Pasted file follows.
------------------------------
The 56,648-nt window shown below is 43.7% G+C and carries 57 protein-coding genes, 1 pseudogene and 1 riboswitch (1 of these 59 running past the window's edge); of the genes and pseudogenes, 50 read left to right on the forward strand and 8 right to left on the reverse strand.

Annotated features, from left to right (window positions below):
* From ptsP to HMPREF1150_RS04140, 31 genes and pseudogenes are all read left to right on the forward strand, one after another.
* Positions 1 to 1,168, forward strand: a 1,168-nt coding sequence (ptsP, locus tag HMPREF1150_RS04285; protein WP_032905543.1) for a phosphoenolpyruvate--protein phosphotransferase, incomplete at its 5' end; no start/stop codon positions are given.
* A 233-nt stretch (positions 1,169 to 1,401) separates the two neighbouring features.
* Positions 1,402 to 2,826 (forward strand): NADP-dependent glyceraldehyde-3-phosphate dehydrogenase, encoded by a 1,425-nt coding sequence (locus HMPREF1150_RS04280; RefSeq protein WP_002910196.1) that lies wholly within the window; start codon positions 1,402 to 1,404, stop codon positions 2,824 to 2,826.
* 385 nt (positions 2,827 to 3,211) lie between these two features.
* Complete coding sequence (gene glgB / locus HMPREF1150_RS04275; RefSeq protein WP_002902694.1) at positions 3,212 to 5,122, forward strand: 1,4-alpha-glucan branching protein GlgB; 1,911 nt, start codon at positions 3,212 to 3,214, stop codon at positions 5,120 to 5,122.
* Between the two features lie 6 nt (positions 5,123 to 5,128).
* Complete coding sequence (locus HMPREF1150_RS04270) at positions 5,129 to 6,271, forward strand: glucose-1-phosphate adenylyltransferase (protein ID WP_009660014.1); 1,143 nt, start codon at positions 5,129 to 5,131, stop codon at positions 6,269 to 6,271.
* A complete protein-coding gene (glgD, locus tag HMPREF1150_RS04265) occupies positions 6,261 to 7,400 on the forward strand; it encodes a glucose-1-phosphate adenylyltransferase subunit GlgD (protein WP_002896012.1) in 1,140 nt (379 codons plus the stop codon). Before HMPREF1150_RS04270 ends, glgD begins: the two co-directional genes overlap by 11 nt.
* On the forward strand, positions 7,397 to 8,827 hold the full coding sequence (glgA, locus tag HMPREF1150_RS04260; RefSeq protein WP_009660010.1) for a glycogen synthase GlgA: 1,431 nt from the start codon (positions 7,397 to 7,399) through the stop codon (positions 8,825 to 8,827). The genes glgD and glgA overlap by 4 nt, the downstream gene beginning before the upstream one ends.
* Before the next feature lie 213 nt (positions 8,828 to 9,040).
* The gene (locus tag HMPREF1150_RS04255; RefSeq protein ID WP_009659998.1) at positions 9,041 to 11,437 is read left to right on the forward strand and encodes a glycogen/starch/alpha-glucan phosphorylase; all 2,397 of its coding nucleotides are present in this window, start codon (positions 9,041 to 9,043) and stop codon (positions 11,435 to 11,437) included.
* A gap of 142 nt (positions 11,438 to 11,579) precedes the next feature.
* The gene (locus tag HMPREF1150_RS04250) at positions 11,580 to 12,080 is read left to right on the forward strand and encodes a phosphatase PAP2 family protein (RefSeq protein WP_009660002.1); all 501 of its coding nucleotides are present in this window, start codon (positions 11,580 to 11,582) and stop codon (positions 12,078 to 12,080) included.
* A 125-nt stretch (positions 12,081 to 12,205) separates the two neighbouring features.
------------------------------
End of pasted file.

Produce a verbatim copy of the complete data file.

The 56,648-nt window shown below is 43.7% G+C and carries 57 protein-coding genes, 1 pseudogene and 1 riboswitch (1 of these 59 running past the window's edge); of the genes and pseudogenes, 50 read left to right on the forward strand and 8 right to left on the reverse strand.

Annotated features, from left to right (window positions below):
* From ptsP to HMPREF1150_RS04140, 31 genes and pseudogenes are all read left to right on the forward strand, one after another.
* Positions 1 to 1,168, forward strand: a 1,168-nt coding sequence (ptsP, locus tag HMPREF1150_RS04285; protein WP_032905543.1) for a phosphoenolpyruvate--protein phosphotransferase, incomplete at its 5' end; no start/stop codon positions are given.
* A 233-nt stretch (positions 1,169 to 1,401) separates the two neighbouring features.
* Positions 1,402 to 2,826 (forward strand): NADP-dependent glyceraldehyde-3-phosphate dehydrogenase, encoded by a 1,425-nt coding sequence (locus HMPREF1150_RS04280; RefSeq protein WP_002910196.1) that lies wholly within the window; start codon positions 1,402 to 1,404, stop codon positions 2,824 to 2,826.
* 385 nt (positions 2,827 to 3,211) lie between these two features.
* Complete coding sequence (gene glgB / locus HMPREF1150_RS04275; RefSeq protein WP_002902694.1) at positions 3,212 to 5,122, forward strand: 1,4-alpha-glucan branching protein GlgB; 1,911 nt, start codon at positions 3,212 to 3,214, stop codon at positions 5,120 to 5,122.
* Between the two features lie 6 nt (positions 5,123 to 5,128).
* Complete coding sequence (locus HMPREF1150_RS04270) at positions 5,129 to 6,271, forward strand: glucose-1-phosphate adenylyltransferase (protein ID WP_009660014.1); 1,143 nt, start codon at positions 5,129 to 5,131, stop codon at positions 6,269 to 6,271.
* A complete protein-coding gene (glgD, locus tag HMPREF1150_RS04265) occupies positions 6,261 to 7,400 on the forward strand; it encodes a glucose-1-phosphate adenylyltransferase subunit GlgD (protein WP_002896012.1) in 1,140 nt (379 codons plus the stop codon). Before HMPREF1150_RS04270 ends, glgD begins: the two co-directional genes overlap by 11 nt.
* On the forward strand, positions 7,397 to 8,827 hold the full coding sequence (glgA, locus tag HMPREF1150_RS04260; RefSeq protein WP_009660010.1) for a glycogen synthase GlgA: 1,431 nt from the start codon (positions 7,397 to 7,399) through the stop codon (positions 8,825 to 8,827). The genes glgD and glgA overlap by 4 nt, the downstream gene beginning before the upstream one ends.
* Before the next feature lie 213 nt (positions 8,828 to 9,040).
* The gene (locus tag HMPREF1150_RS04255; RefSeq protein ID WP_009659998.1) at positions 9,041 to 11,437 is read left to right on the forward strand and encodes a glycogen/starch/alpha-glucan phosphorylase; all 2,397 of its coding nucleotides are present in this window, start codon (positions 9,041 to 9,043) and stop codon (positions 11,435 to 11,437) included.
* A gap of 142 nt (positions 11,438 to 11,579) precedes the next feature.
* The gene (locus tag HMPREF1150_RS04250) at positions 11,580 to 12,080 is read left to right on the forward strand and encodes a phosphatase PAP2 family protein (RefSeq protein WP_009660002.1); all 501 of its coding nucleotides are present in this window, start codon (positions 11,580 to 11,582) and stop codon (positions 12,078 to 12,080) included.
* A 125-nt stretch (positions 12,081 to 12,205) separates the two neighbouring features.